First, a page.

UCSF Researchers Believe They Have Found a Drug To Cure Alcoholism
UCSF researchers believe a muscle relaxant already out on the market can drastically reduce the urge to binge drink.
Researchers from UCSF's Ernest Gallo Clinic used drunk rats to prove their hypothesis. They studied two groups of rats: one that was forced to consume excessive alcohol and another that "drank socially."
What they found was the rats that were binge drinking had a dramatically reduced urge to consume alcohol after researchers fed them Chlorzoxazone, a FDA approved muscle relaxant that's been on the market for more than 40 years, said Woody Hopf, adjunct assistant professor with UCSF.
They saw that in the binge-drinking group, the muscle relaxant made the neurons less excitable in the part of the brain that controls cravings and addictions. For the social drinkers, there was no change in their brain activity.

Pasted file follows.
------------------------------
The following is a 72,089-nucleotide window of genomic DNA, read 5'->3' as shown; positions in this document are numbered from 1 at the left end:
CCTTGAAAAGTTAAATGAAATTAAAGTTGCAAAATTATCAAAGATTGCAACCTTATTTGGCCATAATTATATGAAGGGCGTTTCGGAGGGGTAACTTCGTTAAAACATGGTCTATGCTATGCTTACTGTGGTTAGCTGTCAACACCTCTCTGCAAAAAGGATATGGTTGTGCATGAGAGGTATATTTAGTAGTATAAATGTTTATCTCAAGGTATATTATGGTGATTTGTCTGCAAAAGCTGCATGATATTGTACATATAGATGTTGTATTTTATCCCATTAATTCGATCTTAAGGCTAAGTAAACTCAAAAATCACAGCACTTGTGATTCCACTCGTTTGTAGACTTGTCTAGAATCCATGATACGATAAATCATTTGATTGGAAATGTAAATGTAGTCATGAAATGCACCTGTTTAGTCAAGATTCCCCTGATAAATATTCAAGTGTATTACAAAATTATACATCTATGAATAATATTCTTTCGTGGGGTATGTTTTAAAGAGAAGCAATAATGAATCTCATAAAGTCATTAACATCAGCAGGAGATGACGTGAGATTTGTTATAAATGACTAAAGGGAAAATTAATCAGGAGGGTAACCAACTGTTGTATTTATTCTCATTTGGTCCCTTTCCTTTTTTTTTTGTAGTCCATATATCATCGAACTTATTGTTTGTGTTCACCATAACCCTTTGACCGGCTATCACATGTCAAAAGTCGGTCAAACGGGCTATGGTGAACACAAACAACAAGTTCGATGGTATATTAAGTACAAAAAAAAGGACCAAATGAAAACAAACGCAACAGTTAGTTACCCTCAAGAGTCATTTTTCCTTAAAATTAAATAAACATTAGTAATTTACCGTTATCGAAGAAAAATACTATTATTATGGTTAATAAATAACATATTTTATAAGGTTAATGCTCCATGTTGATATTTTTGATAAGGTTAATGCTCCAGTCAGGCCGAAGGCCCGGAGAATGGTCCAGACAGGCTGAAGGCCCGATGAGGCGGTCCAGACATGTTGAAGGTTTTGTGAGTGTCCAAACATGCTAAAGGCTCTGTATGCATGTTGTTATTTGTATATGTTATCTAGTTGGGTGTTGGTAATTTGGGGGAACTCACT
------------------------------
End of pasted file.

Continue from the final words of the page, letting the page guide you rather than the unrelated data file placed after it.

"You could take it in a critical time of craving, that's when your brain is going crazy," Hopf said. "This might work for the alcoholic who is in abstinence...who during a critical or stressful period is in danger of going back to drinking."
If you are feeling the need to drink, don't go try to get the pills just yet. Hopf said they want to complete a human trial -- for ethical reasons -- before encouraging doctors to prescribe alcoholics the pills.
But he says it won't be long before alcoholics will be able to substitute one drug with another.
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